- China's overall trade surplus posted a big miss in April, coming in at $13.84 billion, customs data showed. That was far lower than the $35 billion economists polled by Reuters had expected.
- Dollar-denominated exports also missed expectations in April, falling 2.7% from a year ago.
- However, April imports unexpectedly rose by 4% from a year ago.
China posted a big miss in its overall trade surplus for April, as exports unexpectedly fell and imports surprisingly rose.
The numbers came on Wednesday as the trade impasse between the U.S. and China continues to drag on.
Customs data on Wednesday showed that trade surplus for April came in at $13.84 billion. That was far lower than the $35 billion economists polled by Reuters had expected, and below the $32.65 billion posted in March.
Dollar-denominated exports also missed expectations in April, falling 2.7% from a year ago, according to data from the China's General Administration of Customs. Economists polled by Reuters expected an increase of 2.3% from a year earlier.
However, April imports unexpectedly rose by 4% from a year ago, compared to a decline of 3.6% that economists predicted. Imports in March fell 7.6%.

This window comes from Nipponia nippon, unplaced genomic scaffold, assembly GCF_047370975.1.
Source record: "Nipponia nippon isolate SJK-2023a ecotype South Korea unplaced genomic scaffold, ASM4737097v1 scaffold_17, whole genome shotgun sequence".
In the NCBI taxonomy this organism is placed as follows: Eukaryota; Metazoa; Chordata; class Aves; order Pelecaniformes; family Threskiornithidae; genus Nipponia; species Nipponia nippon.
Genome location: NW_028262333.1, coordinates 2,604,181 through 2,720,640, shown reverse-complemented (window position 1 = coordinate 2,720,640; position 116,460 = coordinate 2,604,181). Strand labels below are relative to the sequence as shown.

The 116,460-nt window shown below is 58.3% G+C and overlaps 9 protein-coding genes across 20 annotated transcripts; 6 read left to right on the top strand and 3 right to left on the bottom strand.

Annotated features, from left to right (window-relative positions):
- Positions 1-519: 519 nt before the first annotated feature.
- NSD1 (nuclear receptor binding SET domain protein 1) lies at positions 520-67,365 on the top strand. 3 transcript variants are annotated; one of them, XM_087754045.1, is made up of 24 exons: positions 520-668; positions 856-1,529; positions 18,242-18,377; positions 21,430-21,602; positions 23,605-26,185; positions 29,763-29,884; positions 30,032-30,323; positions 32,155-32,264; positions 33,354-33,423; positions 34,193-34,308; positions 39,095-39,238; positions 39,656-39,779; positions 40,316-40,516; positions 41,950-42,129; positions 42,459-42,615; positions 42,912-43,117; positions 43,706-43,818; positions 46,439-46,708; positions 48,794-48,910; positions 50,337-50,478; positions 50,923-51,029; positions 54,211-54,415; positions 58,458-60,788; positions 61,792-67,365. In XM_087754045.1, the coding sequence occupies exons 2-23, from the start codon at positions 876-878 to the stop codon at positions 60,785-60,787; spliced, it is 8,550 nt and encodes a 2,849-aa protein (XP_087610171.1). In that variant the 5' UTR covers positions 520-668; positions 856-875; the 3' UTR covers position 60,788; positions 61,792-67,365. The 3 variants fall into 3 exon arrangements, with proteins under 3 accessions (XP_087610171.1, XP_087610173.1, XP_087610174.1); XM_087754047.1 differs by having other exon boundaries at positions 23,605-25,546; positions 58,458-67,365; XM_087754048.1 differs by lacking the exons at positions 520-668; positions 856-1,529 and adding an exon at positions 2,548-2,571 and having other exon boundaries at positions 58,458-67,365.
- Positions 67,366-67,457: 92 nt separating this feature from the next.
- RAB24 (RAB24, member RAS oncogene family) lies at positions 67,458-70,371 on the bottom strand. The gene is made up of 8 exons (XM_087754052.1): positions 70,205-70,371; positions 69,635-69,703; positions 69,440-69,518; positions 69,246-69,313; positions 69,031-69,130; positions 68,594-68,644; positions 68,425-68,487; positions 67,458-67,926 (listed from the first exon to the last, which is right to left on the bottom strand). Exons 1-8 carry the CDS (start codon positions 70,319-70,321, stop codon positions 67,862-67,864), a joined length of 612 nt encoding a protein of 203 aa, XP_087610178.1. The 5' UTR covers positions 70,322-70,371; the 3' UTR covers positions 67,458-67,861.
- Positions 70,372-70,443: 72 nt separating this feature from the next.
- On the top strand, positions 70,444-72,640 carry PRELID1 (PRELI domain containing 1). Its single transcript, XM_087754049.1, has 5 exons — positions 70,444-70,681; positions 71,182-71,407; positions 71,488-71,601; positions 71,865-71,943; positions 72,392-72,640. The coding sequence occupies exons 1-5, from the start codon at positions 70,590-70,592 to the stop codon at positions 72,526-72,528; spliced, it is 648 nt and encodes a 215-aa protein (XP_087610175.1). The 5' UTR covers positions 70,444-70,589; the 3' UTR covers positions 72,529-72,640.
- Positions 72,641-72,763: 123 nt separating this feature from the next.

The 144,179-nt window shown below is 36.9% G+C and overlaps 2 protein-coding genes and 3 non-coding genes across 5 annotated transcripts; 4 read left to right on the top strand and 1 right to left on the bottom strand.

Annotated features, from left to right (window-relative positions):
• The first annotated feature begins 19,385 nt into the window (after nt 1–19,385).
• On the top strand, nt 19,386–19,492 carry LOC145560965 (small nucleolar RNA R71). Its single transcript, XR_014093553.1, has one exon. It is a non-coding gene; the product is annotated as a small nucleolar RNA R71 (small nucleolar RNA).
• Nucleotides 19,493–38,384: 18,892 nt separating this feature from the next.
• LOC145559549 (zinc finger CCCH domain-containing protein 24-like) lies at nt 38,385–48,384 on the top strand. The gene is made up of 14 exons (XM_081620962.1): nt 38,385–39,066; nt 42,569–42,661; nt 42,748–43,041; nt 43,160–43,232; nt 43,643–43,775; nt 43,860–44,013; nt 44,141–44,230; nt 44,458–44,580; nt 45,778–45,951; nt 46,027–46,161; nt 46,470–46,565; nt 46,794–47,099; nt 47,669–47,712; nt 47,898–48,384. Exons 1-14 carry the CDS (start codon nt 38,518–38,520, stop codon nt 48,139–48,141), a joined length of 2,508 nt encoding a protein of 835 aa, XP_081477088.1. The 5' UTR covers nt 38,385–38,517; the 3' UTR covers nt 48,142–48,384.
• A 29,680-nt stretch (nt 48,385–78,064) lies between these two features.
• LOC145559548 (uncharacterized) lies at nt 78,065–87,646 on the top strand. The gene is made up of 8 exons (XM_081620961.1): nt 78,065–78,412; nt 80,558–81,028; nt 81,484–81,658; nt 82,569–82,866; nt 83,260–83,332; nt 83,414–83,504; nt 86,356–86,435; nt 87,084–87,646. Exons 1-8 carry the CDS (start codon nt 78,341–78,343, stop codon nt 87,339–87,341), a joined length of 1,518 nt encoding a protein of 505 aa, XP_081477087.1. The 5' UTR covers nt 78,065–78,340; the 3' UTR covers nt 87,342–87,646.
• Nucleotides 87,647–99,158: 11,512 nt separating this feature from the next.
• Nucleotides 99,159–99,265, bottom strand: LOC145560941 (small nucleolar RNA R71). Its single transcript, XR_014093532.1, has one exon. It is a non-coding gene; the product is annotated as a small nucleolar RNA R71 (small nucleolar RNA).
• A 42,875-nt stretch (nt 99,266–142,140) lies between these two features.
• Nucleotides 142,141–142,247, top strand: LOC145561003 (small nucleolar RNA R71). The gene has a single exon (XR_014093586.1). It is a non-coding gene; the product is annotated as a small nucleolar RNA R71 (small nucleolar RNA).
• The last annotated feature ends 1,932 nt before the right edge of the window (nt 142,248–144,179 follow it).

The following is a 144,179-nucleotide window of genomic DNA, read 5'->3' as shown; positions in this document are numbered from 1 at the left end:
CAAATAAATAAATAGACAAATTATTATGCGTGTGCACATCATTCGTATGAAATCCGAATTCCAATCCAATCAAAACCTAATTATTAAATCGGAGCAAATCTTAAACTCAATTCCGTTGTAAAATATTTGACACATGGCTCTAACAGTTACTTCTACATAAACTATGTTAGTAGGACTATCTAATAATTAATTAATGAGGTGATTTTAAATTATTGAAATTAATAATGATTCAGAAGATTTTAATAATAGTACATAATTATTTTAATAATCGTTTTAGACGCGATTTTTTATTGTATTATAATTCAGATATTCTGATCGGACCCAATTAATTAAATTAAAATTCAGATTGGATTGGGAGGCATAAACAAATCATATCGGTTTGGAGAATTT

China's trade surplus with the U.S., meanwhile, rose to $21.01 billion in April from $20.5 billion in March, the data showed.
U.S. and Chinese officials have met several times in a bid to hammer out a trade deal, but Washington said this week that tariffs on Chinese products will increase on Friday, fueling fears that negotiations could be derailed.
The outlook for Chinese exports will remain challenging even if a trade deal is reached with the U.S. soon, said Julian Evans-Pritchard, senior China economist at Capital Economics.
"Even if a last-minute (trade) deal is struck this week to avoid further tariffs, the downbeat prospects for global growth will probably mean that export growth remains subdued," Evans-Pritchard wrote in a note on Wednesday.
Imports, however, should hold up better due to government stimulus, he added.
Recent moves by Beijing — such as cutting reserve requirement ratios and keeping short-term interest rates lower recently — are keeping liquidity in the system, said Shaun Roache, chief economist for Asia Pacific at S&P Global Ratings.
"That's a signal that the authorities are willing to simulate, and stimulate quickly, if they feel trade tensions persist," Roache told CNBC's "Street Signs."
This week, U.S. Trade Representative Robert Lighthizer told reporters that the U.S. will increase levies on Chinese imports on Friday.
His comments came after U.S. President Donald Trump's tweeted on Sunday that current tariffs of 10% on $200 billion of Chinese goods would be raised to 25% on Friday. Trump also threatened to impose an extra 25% levy on another $325 billion of Chinese goods "shortly."
The latest developments sent markets across the globe reeling, amid earlier indications and optimism that the U.S. and China were close to ending their protracted trade war. Just last month, U.S. Treasury Secretary Steven Mnuchin told The New York Times that negotiations were in the "final laps."
— CNBC's Eustance Huang and Reuters contributed to the report.